All of us learn from moments like that, don’t we?  No matter what we might be doing in life.  Sometimes we get caught up in the way things always have been, or we hang onto an old idea, and then something happens that makes us realize that some broadening may need to occur.  Maybe God uses familiarsituations to teach us something new.

Our Jesus for today story has some of those characteristics.  In fact, I find this story remarkable, mostly because I think it shows the human side of Jesus.  It shows how he was growing… how his understanding of who he was and who he came for was shifting.

Jesus had already started to shift toward this inclusivity, but, sometimes old embedded ideas die hard and pop up just when you least expect it.  For example, remember when he touched and healed other non-Jewish lepers?  That was inclusive.  Or, when he had diner with “sinners” and tax collectors?  That was an extended reach.  How about when he claimed that his real family werenot his mothers, or his brothers, but the sick and needy gathered around him in search of God’s healing power?  Even from last Sunday’s reading, remember how Jesus extended the reach and meaning of scripture as he defended the disciples eating food

without washing their hands?

So, it’s really surprising to hear Jesus say to the Syrophoenician woman “It’s not fair to take the children’s food and give it to the dogs.”  Dogs were considered unclean, street scavengers.  So, his apparent meaning is that non-Jewish Gentiles were considered unclean, too, and Jesus has not come for them first, but first only for the children of God, the Jewish people.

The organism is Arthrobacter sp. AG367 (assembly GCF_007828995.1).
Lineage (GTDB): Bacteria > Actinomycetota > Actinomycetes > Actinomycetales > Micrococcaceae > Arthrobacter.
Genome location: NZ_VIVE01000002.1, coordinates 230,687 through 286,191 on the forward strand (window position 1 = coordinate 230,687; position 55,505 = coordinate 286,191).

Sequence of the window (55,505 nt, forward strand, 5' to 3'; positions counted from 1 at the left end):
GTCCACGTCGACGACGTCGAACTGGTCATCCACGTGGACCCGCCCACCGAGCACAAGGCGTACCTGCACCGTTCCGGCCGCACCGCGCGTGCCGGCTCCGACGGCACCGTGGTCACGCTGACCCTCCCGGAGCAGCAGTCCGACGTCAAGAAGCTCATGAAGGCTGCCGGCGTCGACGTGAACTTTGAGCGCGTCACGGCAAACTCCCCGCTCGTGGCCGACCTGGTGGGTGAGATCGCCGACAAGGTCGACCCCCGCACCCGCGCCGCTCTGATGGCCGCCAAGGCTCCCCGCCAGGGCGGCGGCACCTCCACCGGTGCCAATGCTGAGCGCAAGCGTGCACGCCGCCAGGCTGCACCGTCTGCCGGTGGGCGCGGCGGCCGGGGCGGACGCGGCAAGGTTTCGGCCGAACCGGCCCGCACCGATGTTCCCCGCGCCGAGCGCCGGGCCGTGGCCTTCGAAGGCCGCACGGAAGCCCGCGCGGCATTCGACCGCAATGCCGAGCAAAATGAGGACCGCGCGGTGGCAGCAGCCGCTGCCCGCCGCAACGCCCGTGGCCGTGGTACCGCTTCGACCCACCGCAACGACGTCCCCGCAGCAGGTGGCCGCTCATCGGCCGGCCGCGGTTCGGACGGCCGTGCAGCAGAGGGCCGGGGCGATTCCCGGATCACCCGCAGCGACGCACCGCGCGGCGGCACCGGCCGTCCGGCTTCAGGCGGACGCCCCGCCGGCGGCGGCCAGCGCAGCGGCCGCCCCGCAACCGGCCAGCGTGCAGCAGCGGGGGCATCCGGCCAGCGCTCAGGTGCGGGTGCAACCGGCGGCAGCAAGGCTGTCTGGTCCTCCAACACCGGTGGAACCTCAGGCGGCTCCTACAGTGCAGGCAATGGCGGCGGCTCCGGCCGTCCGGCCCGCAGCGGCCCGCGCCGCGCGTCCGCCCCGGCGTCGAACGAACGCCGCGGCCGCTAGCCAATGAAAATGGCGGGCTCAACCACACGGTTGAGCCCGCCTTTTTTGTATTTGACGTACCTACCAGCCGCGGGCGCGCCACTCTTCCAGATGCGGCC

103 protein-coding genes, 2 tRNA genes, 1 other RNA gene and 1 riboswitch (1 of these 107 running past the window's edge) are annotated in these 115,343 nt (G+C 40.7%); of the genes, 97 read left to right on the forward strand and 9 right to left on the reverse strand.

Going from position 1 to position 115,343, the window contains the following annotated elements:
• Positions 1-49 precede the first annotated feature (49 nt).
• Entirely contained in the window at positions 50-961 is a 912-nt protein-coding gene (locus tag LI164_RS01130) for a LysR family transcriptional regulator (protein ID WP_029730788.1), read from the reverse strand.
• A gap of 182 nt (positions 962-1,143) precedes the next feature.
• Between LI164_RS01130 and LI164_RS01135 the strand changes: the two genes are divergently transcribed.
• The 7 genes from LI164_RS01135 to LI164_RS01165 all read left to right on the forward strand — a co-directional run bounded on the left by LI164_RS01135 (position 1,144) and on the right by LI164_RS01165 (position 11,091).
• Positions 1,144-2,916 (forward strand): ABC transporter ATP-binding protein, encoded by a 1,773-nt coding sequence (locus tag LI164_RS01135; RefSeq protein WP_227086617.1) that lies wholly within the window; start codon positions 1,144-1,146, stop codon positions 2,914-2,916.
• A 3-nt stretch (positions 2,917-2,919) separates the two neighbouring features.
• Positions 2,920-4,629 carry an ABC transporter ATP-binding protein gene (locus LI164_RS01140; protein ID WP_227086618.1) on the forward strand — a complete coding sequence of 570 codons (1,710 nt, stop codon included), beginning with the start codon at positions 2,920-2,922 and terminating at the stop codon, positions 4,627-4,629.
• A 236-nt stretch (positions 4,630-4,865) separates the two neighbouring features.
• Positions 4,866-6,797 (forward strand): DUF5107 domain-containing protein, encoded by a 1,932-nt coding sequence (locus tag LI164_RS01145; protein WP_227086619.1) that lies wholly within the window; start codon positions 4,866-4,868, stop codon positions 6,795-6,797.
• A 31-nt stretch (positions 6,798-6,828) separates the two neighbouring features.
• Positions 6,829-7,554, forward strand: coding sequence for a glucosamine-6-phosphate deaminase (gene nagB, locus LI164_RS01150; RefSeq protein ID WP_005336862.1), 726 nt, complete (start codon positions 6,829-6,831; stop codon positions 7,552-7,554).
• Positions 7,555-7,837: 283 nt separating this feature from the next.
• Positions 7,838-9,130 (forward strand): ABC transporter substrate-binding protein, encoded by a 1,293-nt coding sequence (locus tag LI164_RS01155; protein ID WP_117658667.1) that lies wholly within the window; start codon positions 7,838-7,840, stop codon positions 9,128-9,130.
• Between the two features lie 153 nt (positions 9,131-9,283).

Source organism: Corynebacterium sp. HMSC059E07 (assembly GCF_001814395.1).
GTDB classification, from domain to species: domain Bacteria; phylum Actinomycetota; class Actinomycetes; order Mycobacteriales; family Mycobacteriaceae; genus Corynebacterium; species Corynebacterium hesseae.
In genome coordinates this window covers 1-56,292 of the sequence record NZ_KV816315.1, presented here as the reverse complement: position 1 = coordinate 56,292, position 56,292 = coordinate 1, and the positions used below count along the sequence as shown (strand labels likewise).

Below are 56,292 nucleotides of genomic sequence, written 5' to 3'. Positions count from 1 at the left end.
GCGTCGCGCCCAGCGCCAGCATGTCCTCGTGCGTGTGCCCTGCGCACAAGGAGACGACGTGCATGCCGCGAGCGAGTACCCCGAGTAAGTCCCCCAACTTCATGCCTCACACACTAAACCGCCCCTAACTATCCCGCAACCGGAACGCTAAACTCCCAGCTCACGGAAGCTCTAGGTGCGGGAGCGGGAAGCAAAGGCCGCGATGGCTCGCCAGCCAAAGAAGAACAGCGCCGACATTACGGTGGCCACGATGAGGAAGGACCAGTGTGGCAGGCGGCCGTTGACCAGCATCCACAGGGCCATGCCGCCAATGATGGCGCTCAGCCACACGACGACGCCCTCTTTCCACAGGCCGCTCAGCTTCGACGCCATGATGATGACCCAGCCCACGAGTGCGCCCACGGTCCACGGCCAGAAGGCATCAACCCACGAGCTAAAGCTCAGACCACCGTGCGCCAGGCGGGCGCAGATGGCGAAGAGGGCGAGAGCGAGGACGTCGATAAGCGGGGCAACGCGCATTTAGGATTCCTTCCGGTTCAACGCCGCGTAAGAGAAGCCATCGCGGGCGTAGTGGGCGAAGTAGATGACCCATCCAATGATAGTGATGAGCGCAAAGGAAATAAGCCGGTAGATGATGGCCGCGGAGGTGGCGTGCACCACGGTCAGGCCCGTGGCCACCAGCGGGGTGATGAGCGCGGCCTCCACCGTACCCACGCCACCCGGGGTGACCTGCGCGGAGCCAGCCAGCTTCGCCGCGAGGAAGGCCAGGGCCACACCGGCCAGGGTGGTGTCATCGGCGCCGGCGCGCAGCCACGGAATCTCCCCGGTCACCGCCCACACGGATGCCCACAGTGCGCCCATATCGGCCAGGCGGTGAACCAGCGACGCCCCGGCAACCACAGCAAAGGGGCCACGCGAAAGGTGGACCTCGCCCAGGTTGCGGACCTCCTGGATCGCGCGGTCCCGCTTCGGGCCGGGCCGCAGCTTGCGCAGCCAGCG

But, uh—Jesus?  That doesn’t sound like you.  You’ve been healing people inclusively, you’ve shown hospitality to non-Jews and sinners, you’ve welcomed sick and unclean people saying they were your true family.  But, taking the children’s food and giving it to the dogs?  It sounds really odd and even insulting to hear that coming from you.

But, the woman refuses to get bent out of shape because of Jesus’ words.  She responds quickly out of concern and love for her daughter—saying in effect, “I may be an unclean, scavenger dog to you, but even the scavenger dogs know what’s good.  So, even the smallest crumb of the healing God offers for the children still has the same value for my daughter.”

Bam! Here comes the stunning reversal!   Because of the Syrophoenician woman’s comment, Jesus changes his mind!  The old embedded concept that his mission was primarilyto the children of Israel had now solidly moved to an inclusive concept that the mercies and power of God are made available to the non-Jews (as in the Syrophoenician woman and her daughter) and the Jews (as in the man who was both deaf and mute).  Because of the woman’s quick and intelligent remark, Jesus is amazed and re-orients himself, extending the reach of his mission now using a deeper concept of inclusivity.

As followers of Jesus, and as practitioners of the Christian faith, and a member of Christ’s Church, in the church, I think it’s vital that we continue to discern ways to extend the reach of God’s love and influence with inclusivity.  In a world that is seemingly becoming evermore divided, perhaps inclusive pluralism, inter-faith efforts are the instruments God is usingto help bridge the divides.